Before embarking, we dipped our nets into the riffles and caught macroinvertebrates (the immature stages of insects that spend part of their life in the water before gaining wings and flight). As water quality indicators, the species we caught showed that the river is healthy.

Grant points out a turtle on a log. Photo by Emily Stone.

As we paddled, I noticed marsh marigolds in bloom (it was June), scouring rushes starting to poke up through the water surface, and a couple of dragonflies. Birds sang from every bush and tree in a cacophony of joy, aggression, alarm, and plain chattiness.

I marveled at the bald eagle, sitting calmly in the white pine as we floated underneath. I noticed the power and grace with which the great blue heron rose from its hunting spot. I observed the many aquatic plants still just barely breaking the river’s surface, while last year, with the early spring, they had been in bloom or already gone to seed.

But what do the kids see? Sometimes I worry that in this age of television, video games, and internet, kids will lose interest in nature, and lose the ability to notice things in the unfamiliar complexity of the wild.

So I was excited when, at the campsite on our second morning, the kids took the small digital cameras I gave them and eagerly disappeared into the woods to take photos. Besides giving them an excuse to look closer, compose a frame, and enter our photo contest that summer, it also gave me a glimpse behind their eyes.

What did they notice? The first photos on each camera show smiling faces as the kids “labeled” their cameras with a self-portrait. Then came the images of sparkling water and green trees, sunlight glinting off the rapids the kids were all eager to run, and the river disappearing around corner into the great unknown.

The photos show close-ups of bugs—a dragonfly and stonefly that came to visit our picnic table. We’d found the aquatic nymphs of both insects with John the day before. One photo even shows a backlit oak leaf, its veins and chlorophyll glowing in the morning sun.

The fascinating patterns made by leaves in a patch of jewelweed must have captured the attention of one youngster who used their juicy stems to sooth mosquito bites. His observant eye also caught psychedelic reflections of light and leaves on a pool of water between three rocks.

Here we saw a proud angler, pole and tackle box in hand; there we saw his sister, stretched out on her belly, taking photos from an ant’s eye view. On her camera, I found that photo of the grass jungle, each delicate seed head silhouetted against the clear blue sky. Other, taller bunches of grass arch gracefully in the morning sun.

For a different view, several kids looked up into the trees, and caught the magnificence of old growth white pines reaching their gnarled braches to the sky. Then they looked down, and captured gaywings (small, hot-pink wildflowers) in ethereal morning light, and pure white starflowers against the backdrop of a fallen log.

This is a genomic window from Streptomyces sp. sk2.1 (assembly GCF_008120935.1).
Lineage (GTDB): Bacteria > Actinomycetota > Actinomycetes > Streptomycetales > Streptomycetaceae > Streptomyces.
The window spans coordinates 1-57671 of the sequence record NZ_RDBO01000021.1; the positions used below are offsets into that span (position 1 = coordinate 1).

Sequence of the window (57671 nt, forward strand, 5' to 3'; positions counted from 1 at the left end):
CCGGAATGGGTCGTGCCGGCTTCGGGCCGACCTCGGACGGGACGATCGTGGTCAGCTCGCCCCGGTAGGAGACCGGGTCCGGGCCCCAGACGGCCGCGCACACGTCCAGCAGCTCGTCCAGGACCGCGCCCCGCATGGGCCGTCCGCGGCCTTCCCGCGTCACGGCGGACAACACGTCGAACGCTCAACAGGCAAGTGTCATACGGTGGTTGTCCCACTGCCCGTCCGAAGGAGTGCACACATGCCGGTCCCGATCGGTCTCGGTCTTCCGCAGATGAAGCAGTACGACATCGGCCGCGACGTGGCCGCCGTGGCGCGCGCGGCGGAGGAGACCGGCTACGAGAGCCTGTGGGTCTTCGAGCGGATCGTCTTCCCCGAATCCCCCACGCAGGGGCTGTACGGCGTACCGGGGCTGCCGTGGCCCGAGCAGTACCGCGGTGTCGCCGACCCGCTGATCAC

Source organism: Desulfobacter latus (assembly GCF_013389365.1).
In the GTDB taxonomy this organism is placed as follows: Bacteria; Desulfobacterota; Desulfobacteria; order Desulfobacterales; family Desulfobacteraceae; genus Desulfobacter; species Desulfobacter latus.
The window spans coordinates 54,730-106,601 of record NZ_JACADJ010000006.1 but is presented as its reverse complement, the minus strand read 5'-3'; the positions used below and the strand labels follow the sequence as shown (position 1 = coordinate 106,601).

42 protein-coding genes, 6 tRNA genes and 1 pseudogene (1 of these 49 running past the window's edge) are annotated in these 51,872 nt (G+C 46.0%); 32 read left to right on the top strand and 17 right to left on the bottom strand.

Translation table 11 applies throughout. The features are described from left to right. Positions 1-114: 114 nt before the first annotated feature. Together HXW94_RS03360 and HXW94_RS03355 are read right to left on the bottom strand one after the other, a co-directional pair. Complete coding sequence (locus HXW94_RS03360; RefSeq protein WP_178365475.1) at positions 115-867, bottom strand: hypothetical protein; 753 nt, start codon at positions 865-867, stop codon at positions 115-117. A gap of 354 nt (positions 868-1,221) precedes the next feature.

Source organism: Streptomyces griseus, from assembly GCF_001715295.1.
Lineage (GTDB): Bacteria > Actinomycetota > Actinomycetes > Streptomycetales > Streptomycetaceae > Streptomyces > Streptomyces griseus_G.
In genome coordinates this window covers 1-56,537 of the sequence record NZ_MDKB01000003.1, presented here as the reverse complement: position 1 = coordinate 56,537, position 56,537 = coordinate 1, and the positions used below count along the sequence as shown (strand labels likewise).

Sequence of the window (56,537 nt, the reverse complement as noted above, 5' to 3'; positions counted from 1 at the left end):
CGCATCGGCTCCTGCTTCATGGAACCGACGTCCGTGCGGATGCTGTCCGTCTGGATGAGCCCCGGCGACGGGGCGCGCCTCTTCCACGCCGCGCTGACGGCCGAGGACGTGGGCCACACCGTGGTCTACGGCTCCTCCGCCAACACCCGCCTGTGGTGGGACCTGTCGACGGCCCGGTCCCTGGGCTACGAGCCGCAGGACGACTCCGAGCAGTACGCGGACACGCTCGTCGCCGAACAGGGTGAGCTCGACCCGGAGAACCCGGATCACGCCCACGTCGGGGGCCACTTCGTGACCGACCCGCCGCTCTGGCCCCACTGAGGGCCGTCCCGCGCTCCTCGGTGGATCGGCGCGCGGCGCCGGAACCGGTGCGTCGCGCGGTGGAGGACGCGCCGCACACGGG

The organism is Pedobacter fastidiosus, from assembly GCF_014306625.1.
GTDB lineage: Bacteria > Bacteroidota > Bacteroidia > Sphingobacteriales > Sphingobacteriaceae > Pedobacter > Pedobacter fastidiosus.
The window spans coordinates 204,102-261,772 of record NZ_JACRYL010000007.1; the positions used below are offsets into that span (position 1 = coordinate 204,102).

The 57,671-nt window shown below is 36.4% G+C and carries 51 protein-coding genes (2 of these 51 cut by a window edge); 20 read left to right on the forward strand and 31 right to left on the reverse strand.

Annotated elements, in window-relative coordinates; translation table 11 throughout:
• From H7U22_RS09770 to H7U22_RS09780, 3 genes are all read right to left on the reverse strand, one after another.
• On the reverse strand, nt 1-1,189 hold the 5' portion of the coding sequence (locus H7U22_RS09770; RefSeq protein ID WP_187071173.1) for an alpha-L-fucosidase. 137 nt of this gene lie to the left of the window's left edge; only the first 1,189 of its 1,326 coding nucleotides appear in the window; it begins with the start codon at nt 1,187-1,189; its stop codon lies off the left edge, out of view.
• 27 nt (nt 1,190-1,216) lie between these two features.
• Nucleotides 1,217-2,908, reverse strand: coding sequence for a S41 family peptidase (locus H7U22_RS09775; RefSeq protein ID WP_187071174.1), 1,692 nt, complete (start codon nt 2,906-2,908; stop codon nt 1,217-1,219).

Some photos were blurry, a few were crooked, and some include the photographer’s thumb, but overall, I was thrilled. These kids could still see nature. They will be our next generation of scientists, conservationists, journalists, and engineers. Their ability to see nature will help make sure that it is not overlooked.

Katie takes one more photo with her dad. Photo by Emily Stone.

I don’t get to lead another canoe trip for kids this summer, but I am excited to see the world through the eyes of others again. The Museum’s Northwoods Babies Photo Contest just opened for submissions, and photos from kids and adults are already rolling in. Between now and September 1 (the submission deadline) I hope to see gaggles of goslings, backyard fox kits, and hungry caterpillars pour into my inbox.

We’re holding the photo contest to get everyone thinking about what it’s like grow up wild in the Northwoods—which is the subject of next year’s exhibit. With the help of a sponsorship from James Netz Photography in Hayward, and many other local businesses, we’re able to offer cash prizes to the winners and a prize raffle for all participants. The public will be able to vote on a People’s Choice award on our Facebook page in September! To find all of the rules and instructions, visit

Emily’s award-winning second book, Natural Connections: Dreaming of an Elfin Skimmer, is now available to purchase at and at your local independent bookstore, too.

For more than 50 years, the Cable Natural History Museum has served to connect you to the Northwoods. The Museum is now open with our exciting Mysteries of the Night exhibit. Connect with us on Facebook, Instagram, YouTube, and to see what we are up to.